A few more examples where GSoW has used Skeptoid as a notable citation on a page are:
- Philadelphia Experiment – with 107,278 views in the last 90 days.
- Ghost Hunting – 15,184 views the last 90 days.
- Bell Witch – 19,626 views in the last 90 days
- Stanford Prison Experiment – 332,454 views in the last 90 days
- Betty and Barney Hill abduction – 17,909 views in the last 90 days
- Naga fireball – 8,225 views in the last 90 days.
And these are just some of the Wikipedia pages that GSoW has made sure that Skeptoid is mentioned on. Think about this: in the last 90 days, with just these seven Wikipedia articles, we have introduced the Skeptoid podcast to as many as 588,554 Wikipedia readers. As I said, we don’t know how much time the reader is spending on the page. From personal experience, I know I normally just read the first couple paragraphs of a page to remind myself of some fact or date. I’ts been some time since I last asked Brian how many click-throughs to his website come from Wikipedia; the last stats I saw, he was getting several thousand each year. These are people following the links from Wikipedia to the actual article we left as a citation. That’s getting the message of scientific skepticism beyond the choir. That is real education aimed at people who may never have heard of Skeptoid or even of podcasting. And that is what GSoW is about: education.
My team of 100+ GSoW Wikipedia editors is working behind the scenes every day—in many languages—to make this happen. And frankly we will continue doing this work even if no one reads this guest blog. We know it is important, we feel passionate about what we are doing, and truly enjoy the satisfaction of knowing we are helping people change their own minds, and supporting the worker bees of the skeptical community.
I write to you because I want you to know how proud of my team I am, and of the work that people like Brian Dunning and the Skeptoid team have done and are doing to help educate and explain the weirdness in the world.
If you would like to join the GSoW project, we train and mentor and will teach you how to follow the rules of Wikipedia and make awesome lasting edits. Training can take months and we work at your own pace. Before you rush out and send an email to us at GSoWteam@gmail.com, I would like you to first visit our YouTube channel. Please listen to some of the interviews I have done with my team members. They will tell you what this project means to them, what to expect from training and what the process is actually like. GSoW is not for everyone, we understand that, so we want to make sure you are prepared for something as fulfilling and powerful as this. We need your help, even if you do not join our team. Anyone can edit Wikipedia—you don’t even need an account. We do a tiny percentage of the edits on Wikipedia; the majority of Wikipedia editors are people doing it all by themselves, and a lot of the time they are doing it right. There are instructions on how to edit all over the Internet. If your not a “joiner” this might be the best path for you.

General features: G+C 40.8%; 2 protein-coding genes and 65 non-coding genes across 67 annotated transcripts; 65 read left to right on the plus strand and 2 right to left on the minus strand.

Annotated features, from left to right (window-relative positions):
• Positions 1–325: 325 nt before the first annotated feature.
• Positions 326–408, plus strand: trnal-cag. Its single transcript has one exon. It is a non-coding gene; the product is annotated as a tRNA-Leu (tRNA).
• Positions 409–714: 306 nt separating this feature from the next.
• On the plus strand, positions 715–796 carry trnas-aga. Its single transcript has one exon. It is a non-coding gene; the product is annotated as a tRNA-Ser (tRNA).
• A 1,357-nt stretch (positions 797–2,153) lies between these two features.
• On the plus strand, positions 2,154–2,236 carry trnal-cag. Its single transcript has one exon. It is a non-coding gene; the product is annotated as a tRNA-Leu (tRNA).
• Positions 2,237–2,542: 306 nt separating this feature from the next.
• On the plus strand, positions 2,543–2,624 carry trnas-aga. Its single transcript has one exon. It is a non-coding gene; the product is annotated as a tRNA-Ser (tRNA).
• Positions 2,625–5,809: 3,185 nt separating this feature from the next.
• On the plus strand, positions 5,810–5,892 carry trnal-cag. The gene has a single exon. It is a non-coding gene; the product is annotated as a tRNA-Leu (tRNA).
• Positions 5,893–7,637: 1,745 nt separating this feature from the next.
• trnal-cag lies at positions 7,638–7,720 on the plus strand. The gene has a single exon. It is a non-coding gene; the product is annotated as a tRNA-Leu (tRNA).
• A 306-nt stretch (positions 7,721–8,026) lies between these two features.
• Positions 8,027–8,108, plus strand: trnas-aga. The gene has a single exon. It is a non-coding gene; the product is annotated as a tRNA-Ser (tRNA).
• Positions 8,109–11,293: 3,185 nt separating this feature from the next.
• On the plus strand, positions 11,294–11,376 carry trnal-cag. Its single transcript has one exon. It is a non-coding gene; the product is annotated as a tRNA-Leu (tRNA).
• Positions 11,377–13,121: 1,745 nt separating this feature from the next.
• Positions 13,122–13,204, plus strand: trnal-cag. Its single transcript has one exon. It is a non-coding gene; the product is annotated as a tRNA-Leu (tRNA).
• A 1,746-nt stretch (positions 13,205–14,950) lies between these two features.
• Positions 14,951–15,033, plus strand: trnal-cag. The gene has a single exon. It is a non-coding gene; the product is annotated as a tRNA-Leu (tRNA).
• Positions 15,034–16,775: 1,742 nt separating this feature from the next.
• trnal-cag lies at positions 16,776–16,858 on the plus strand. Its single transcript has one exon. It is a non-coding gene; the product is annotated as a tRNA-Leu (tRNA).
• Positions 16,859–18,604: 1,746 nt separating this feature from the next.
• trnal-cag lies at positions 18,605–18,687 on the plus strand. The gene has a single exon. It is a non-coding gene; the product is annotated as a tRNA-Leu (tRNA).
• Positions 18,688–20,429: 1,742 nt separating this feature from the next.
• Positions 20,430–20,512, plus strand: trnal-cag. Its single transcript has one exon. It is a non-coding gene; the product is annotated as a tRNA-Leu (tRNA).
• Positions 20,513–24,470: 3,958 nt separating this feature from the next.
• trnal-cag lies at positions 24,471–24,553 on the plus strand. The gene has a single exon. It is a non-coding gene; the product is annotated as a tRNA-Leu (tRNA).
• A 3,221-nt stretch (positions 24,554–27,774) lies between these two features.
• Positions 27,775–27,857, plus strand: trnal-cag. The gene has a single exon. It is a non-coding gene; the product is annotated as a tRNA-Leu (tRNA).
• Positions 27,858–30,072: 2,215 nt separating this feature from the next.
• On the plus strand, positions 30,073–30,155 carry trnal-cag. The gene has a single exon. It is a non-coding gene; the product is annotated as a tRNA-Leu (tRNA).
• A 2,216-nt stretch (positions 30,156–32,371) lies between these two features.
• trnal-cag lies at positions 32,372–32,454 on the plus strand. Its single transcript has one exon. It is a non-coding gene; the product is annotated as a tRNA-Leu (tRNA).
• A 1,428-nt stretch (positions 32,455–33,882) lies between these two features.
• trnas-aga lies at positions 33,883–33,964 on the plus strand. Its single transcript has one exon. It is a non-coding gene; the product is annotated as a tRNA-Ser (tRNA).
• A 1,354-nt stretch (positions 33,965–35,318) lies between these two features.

If you would like to support the GSoW project but do not want to become an editor, then there are a lot of ways to do so. You can follow our blog, which shows all our updates—and please share them. (We only release about eight blogs a year so you won’t be overwhelmed.) You can like our Facebook page where we occasionally ask for help finding photos and citations. You can help us get on podcasts, lectures at conferences, and other guest blogs. Our audience is people like you and your like-minded friends. This is the only way we have to find new editors to train. Sharing our message helps tremendously. The other way to help is to support the people who are creating the content we are using for citations. Buy their books, review their podcasts on iTunes, and donate so they can keep doing what they do best: education.